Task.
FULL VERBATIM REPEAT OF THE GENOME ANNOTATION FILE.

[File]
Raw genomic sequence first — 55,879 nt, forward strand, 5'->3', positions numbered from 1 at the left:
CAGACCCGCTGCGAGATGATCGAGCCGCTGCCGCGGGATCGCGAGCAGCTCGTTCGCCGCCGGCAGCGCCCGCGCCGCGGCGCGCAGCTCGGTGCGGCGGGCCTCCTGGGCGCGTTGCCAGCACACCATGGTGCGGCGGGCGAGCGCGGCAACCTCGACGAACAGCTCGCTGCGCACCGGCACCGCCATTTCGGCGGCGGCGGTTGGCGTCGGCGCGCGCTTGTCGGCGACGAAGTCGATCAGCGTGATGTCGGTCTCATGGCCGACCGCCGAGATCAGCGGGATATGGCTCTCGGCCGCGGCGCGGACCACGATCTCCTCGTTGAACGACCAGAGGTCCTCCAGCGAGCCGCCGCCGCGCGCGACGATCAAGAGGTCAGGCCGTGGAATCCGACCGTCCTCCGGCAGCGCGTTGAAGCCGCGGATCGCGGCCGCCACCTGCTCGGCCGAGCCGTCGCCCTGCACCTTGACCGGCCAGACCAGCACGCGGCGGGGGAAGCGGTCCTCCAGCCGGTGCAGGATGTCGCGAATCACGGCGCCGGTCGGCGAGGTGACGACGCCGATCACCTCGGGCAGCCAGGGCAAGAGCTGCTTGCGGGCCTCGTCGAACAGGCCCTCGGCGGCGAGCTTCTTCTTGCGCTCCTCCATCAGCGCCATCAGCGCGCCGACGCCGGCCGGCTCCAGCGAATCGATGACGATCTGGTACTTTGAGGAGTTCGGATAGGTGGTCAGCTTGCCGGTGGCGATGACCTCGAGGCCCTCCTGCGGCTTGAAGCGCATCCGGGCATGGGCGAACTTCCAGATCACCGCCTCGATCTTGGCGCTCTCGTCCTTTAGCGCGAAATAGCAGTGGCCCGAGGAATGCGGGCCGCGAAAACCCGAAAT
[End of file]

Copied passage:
Raw genomic sequence first — 55,879 nt, forward strand, 5'->3', positions numbered from 1 at the left:
CAGACCCGCTGCGAGATGATCGAGCCGCTGCCGCGGGATCGCGAGCAGCTCGTTCGCCGCCGGCAGCGCCCGCGCCGCGGCGCGCAGCTCGGTGCGGCGGGCCTCCTGGGCGCGTTGCCAGCACACCATGGTGCGGCGGGCGAGCGCGGCAACCTCGACGAACAGCTCGCTGCGCACCGGCACCGCCATTTCGGCGGCGGCGGTTGGCGTCGGCGCGCGCTTGTCGGCGACGAAGTCGATCAGCGTGATGTCGGTCTCATGGCCGACCGCCGAGATCAGCGGGATATGGCTCTCGGCCGCGGCGCGGACCACGATCTCCTCGTTGAACGACCAGAGGTCCTCCAGCGAGCCGCCGCCGCGCGCGACGATCAAGAGGTCAGGCCGTGGAATCCGACCGTCCTCCGGCAGCGCGTTGAAGCCGCGGATCGCGGCCGCCACCTGCTCGGCCGAGCCGTCGCCCTGCACCTTGACCGGCCAGACCAGCACGCGGCGGGGGAAGCGGTCCTCCAGCCGGTGCAGGATGTCGCGAATCACGGCGCCGGTCGGCGAGGTGACGACGCCGATCACCTCGGGCAGCCAGGGCAAGAGCTGCTTGCGGGCCTCGTCGAACAGGCCCTCGGCGGCGAGCTTCTTCTTGCGCTCCTCCATCAGCGCCATCAGCGCGCCGACGCCGGCCGGCTCCAGCGAATCGATGACGATCTGGTACTTTGAGGAGTTCGGATAGGTGGTCAGCTTGCCGGTGGCGATGACCTCGAGGCCCTCCTGCGGCTTGAAGCGCATCCGGGCATGGGCGAACTTCCAGATCACCGCCTCGATCTTGGCGCTCTCGTCCTTTAGCGCGAAATAGCAGTGGCCCGAGGAATGCGGGCCGCGAAAACCCGAAAT